The rental house was beautiful: white stucco and red brick, with black wrought iron fencing, on the shore of an azure man-made lake stocked with Japanese Koi, surrounded by pools and Jacuzzis tiled with locally-mined turquoise. Hardeep’s friends, as far as I could tell, consisted entirely of wealthy, tipsy, string-bikini-wearing young women. They had draped a huge poster of Iggy Pop over the French doors which opened onto the smaller of the several swimming pools, and reggae was playing loudly through some expensive speakers that had been dragged out onto the patio. I was offered a cold beer by one of these young women, which I gladly accepted.

We made small talk for a few minutes, they expressing their love for the Rapture, me expressing my eagerness to meet the members of Fountains of Wayne, after which one of the bikini models half-seriously ordered me out of the house. The single beer after a long, hot drive was clearly affecting my judgment more than I expected; Fountains of Wayne? What was I thinking? They began talking about how much they loved Rage Against the Machine, and I agreed, eager to re-establish my street cred.

“Hey, if I was gay, I’d totally do Tom Morello,” I stated loudly, gesturing vaguely with my empty beer bottle. “In fact,” I continued, “I’m not gay, but I’d still consider doing him!”

I thought this comment would signal that I was a modern, open-minded, metrosexual kind of guy, but instead it was met by a prolonged, uncomfortable silence, broken only when the more attractive of the two bikini models responded (with apparent disgust):

“Oh-kaaay….”

I left pretty soon after that.

* * * * * *

I found the festival grounds, parked the rental car, and lugged my bags through the mile-long entry line in the sweltering heat.

After setting up my tent (borrowed from my ex-wife), I spent some time talking to the folks in the tent next to mine. A nice bunch of guys, friendly, very knowledgeable about a broad range of music, and, in keeping with the general makeup of the crowd, ethnically diverse: White, Latino, Hawaiian. Amazingly, they had all come from Seattle, just like me.

“No kidding!” I exclaimed. “Whereabouts in Seattle do you guys live?”

“Around 85th and Aurora.”

I had flown a thousand miles, driven a couple hundred more, and in a crowd of 180,000 people, I ended up camping next to some guys who lived three blocks from my home.

The first night at the campground, they showed movies outdoors, projected on a giant inflatable screen.

After nightfall, they showed “The Song Remains the Same,” which probably sounded cool when the festival organizers were talking about it: “You know, the Led Zeppelin concert film? I haven’t seen it for, like, 30 years, but I seem to remember it was pretty awesome! I mean, everybody loves Zeppelin, right?”

30 years on, it’s easy to forget that “The Song Remains the Same” is the worst concert film ever made. I can barely sit through it, and I consider myself a Led Zeppelin fan. It starts with some interminable nonsense involving Zeppelin’s manager (who appears to be played by Grizzly Adams wearing a pinstripe suit) machine-gunning some other guys, then drags on through various bucolic (read: crushingly dull and preposterously staged) scenes of the band members relaxing at their country estates, and eventually gets to the part where they play actual music in front of an actual audience, but even that part sucks. Why, you ask? How could a Led Zeppelin concert film NOT be awesome? Instead of answering that question directly, I’ve imagined the following conversation in which the members of Zeppelin choose the setlist for “The Song Remains the Same”:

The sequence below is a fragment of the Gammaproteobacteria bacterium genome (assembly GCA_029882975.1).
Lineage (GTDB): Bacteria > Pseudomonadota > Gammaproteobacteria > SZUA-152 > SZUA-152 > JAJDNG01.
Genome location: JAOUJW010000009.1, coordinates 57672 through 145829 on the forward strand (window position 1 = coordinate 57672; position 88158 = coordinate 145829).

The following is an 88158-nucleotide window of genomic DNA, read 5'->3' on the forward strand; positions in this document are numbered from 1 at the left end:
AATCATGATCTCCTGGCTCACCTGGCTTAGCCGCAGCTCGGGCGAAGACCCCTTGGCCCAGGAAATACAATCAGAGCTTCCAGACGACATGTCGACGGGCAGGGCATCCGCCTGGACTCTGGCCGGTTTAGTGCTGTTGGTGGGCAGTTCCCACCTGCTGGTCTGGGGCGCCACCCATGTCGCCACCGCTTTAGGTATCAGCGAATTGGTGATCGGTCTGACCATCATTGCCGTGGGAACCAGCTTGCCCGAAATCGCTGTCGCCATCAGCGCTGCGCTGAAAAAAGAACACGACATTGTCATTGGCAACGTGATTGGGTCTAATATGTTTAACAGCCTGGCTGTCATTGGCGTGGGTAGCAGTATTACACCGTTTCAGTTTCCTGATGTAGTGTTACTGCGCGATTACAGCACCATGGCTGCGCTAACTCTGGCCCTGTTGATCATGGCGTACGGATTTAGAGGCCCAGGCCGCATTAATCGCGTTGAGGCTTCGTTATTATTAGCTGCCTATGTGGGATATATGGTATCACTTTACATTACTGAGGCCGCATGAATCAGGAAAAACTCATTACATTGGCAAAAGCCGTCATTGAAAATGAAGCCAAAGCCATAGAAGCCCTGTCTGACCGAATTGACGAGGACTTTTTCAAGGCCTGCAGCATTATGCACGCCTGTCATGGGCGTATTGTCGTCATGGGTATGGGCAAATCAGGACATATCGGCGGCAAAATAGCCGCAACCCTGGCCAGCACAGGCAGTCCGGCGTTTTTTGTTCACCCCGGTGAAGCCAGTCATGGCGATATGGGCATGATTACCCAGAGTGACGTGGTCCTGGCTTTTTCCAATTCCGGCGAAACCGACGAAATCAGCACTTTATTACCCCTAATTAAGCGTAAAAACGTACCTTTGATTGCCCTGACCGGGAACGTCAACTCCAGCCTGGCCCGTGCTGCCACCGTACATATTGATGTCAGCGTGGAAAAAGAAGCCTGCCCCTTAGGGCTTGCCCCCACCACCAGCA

“Okay, lads, so far we’ve got ‘Dazed & Confused’… Now, we can stretch that one out for 45 minutes – 50 tops – but we should probably pick at least one other song to play after that one.”

“Riiiiiight. Well, I don’t want to play too many songs, so what other songs do we have that lend themselves to endless, mind-numbing wankery? You know, our least melodic, most aimless songs; songs that we can pad with plenty of rambling solos and ridiculous vocal improv shite?”

“Um…. ‘No Quarter’?”

“Perfect! With my theremin solo, and the fantasy sequences we got those art school hippies to shoot for us -“

“Yeah, we got that great footage of me in a rowboat? Y’know? With all that fog? That’s gonna be a bleedin’ crowd-pleaser!”

“- right, so we can stretch that one out for at least an hour.”

“So… ‘Dazed & Confused’ and ‘No Quarter’ – is that gonna be enough?”

“Oh yeah, definitely.”

“Quite honestly, Jimmy, after the last several years of flying all over the world, banging pre-teen smack addicts, worshipping our Dark Lord Azgoroth, and snorting metric tons of cocaine into my bleeding sinuses, I just want to grab the cash and retreat to my idyllic country estate.”

“Too right, Robert, too right. Say, that reminds me – I saw some bloke selling bootleg posters outside. Send Grizzly Adams out to kick that punter’s arse.”

Anyway, about ten minutes into the film, some new kids arrived on the lawn, and asked their friends about the movie.

“I dunno, it’s some weird British movie.”

“Let’s go see if the Bloody Mary Buffet is still open.”

They left, and I followed.

Some Things to Keep in Mind When Camping at Coachella

  1. Several people told me, “Bring your own toilet paper; they always run out.” I, however, had faith in the festival organizers. “These people are professionals!” I reasoned. “Surely, they have made the necessary preparations! After all, this isn’t Woodstock.” As it turned out, my faith was misplaced; the campground ran out of toilet paper on the morning of the second day. Moral of the story: heed the lessons of those who have gone before you; bring your own toilet paper.